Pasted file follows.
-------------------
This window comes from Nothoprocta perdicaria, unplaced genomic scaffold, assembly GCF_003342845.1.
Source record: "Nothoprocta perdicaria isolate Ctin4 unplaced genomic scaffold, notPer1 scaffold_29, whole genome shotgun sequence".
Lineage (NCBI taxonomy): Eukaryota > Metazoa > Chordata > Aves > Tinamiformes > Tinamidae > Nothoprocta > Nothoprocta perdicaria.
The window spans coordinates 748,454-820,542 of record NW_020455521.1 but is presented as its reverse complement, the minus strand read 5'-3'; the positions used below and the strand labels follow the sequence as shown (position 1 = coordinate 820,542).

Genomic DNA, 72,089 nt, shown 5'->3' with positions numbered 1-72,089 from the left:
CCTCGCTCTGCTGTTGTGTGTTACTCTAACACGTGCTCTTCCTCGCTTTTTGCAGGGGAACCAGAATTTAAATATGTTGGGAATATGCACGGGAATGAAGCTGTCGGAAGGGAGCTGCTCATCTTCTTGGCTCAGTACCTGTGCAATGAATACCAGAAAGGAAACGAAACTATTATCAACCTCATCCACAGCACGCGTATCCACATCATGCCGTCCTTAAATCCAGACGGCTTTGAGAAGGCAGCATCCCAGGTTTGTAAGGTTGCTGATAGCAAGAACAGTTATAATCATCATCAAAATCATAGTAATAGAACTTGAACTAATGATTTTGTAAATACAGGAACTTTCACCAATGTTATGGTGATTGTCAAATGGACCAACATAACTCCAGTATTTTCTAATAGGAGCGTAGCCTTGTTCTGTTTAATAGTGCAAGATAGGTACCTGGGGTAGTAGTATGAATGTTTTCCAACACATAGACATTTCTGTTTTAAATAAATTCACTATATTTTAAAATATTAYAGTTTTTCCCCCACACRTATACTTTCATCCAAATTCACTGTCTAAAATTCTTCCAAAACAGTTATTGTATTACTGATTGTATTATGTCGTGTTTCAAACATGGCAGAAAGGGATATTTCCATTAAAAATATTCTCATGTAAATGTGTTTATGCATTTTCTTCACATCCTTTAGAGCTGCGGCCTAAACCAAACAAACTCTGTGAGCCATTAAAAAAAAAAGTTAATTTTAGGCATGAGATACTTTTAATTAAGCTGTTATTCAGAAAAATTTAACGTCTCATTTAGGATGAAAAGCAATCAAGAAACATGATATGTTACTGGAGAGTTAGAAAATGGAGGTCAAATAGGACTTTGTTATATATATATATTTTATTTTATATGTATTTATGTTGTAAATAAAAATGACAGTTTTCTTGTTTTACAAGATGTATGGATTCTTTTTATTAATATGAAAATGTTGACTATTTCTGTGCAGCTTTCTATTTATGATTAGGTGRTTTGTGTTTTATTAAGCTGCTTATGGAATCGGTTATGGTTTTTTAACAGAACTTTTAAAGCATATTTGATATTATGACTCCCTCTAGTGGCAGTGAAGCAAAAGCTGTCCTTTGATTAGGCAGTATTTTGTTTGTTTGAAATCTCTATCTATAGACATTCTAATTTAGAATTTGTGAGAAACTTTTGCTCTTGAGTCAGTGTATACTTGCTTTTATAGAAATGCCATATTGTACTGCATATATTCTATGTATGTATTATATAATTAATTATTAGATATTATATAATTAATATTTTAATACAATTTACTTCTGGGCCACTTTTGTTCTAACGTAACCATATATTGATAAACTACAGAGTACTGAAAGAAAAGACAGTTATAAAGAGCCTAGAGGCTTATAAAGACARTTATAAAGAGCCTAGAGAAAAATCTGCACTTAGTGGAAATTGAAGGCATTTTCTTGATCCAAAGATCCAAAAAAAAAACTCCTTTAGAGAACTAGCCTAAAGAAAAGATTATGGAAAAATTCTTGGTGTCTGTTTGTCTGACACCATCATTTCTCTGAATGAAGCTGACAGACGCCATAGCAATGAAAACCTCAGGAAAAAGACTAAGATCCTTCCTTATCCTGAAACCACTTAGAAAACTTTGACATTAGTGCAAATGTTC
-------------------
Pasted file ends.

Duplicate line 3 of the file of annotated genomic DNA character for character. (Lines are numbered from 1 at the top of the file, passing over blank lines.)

Lineage (NCBI taxonomy): Eukaryota > Metazoa > Chordata > Aves > Tinamiformes > Tinamidae > Nothoprocta > Nothoprocta perdicaria.